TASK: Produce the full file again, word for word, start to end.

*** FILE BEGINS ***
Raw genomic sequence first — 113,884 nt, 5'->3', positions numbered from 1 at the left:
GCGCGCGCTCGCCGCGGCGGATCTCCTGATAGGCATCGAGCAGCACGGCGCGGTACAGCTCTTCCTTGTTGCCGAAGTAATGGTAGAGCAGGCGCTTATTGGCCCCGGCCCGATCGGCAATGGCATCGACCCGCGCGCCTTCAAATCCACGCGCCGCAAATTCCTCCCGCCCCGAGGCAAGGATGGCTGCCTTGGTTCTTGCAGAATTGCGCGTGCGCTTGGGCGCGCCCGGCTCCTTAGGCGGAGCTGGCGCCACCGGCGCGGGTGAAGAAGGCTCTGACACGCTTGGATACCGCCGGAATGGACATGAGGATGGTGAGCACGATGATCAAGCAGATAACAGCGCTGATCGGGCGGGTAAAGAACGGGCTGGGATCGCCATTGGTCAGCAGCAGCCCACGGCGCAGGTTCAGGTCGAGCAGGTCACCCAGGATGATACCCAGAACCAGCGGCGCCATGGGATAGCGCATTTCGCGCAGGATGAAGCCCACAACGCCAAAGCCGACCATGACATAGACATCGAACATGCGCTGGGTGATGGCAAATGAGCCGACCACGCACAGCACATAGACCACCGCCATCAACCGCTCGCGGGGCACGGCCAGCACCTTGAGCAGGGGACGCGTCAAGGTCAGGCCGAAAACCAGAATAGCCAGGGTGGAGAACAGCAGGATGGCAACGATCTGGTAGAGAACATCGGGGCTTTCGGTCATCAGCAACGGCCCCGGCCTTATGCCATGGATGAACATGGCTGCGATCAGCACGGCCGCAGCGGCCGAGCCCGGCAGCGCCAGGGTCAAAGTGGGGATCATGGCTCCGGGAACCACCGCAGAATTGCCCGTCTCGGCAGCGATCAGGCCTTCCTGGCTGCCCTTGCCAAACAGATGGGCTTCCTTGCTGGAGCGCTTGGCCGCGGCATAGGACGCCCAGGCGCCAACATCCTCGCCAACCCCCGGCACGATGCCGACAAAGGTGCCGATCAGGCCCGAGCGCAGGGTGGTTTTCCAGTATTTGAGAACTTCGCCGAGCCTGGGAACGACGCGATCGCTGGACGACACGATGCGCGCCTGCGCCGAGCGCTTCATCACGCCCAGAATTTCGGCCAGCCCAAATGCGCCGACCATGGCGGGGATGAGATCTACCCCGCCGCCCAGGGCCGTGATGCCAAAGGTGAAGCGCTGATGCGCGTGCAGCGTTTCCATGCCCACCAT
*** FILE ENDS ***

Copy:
Raw genomic sequence first — 113,884 nt, 5'->3', positions numbered from 1 at the left:
GCGCGCGCTCGCCGCGGCGGATCTCCTGATAGGCATCGAGCAGCACGGCGCGGTACAGCTCTTCCTTGTTGCCGAAGTAATGGTAGAGCAGGCGCTTATTGGCCCCGGCCCGATCGGCAATGGCATCGACCCGCGCGCCTTCAAATCCACGCGCCGCAAATTCCTCCCGCCCCGAGGCAAGGATGGCTGCCTTGGTTCTTGCAGAATTGCGCGTGCGCTTGGGCGCGCCCGGCTCCTTAGGCGGAGCTGGCGCCACCGGCGCGGGTGAAGAAGGCTCTGACACGCTTGGATACCGCCGGAATGGACATGAGGATGGTGAGCACGATGATCAAGCAGATAACAGCGCTGATCGGGCGGGTAAAGAACGGGCTGGGATCGCCATTGGTCAGCAGCAGCCCACGGCGCAGGTTCAGGTCGAGCAGGTCACCCAGGATGATACCCAGAACCAGCGGCGCCATGGGATAGCGCATTTCGCGCAGGATGAAGCCCACAACGCCAAAGCCGACCATGACATAGACATCGAACATGCGCTGGGTGATGGCAAATGAGCCGACCACGCACAGCACATAGACCACCGCCATCAACCGCTCGCGGGGCACGGCCAGCACCTTGAGCAGGGGACGCGTCAAGGTCAGGCCGAAAACCAGAATAGCCAGGGTGGAGAACAGCAGGATGGCAACGATCTGGTAGAGAACATCGGGGCTTTCGGTCATCAGCAACGGCCCCGGCCTTATGCCATGGATGAACATGGCTGCGATCAGCACGGCCGCAGCGGCCGAGCCCGGCAGCGCCAGGGTCAAAGTGGGGATCATGGCTCCGGGAACCACCGCAGAATTGCCCGTCTCGGCAGCGATCAGGCCTTCCTGGCTGCCCTTGCCAAACAGATGGGCTTCCTTGCTGGAGCGCTTGGCCGCGGCATAGGACGCCCAGGCGCCAACATCCTCGCCAACCCCCGGCACGATGCCGACAAAGGTGCCGATCAGGCCCGAGCGCAGGGTGGTTTTCCAGTATTTGAGAACTTCGCCGAGCCTGGGAACGACGCGATCGCTGGACGACACGATGCGCGCCTGCGCCGAGCGCTTCATCACGCCCAGAATTTCGGCCAGCCCAAATGCGCCGACCATGGCGGGGATGAGATCTACCCCGCCGCCCAGGGCCGTGATGCCAAAGGTGAAGCGCTGATGCGCGTGCAGCGTTTCCATGCCCACCAT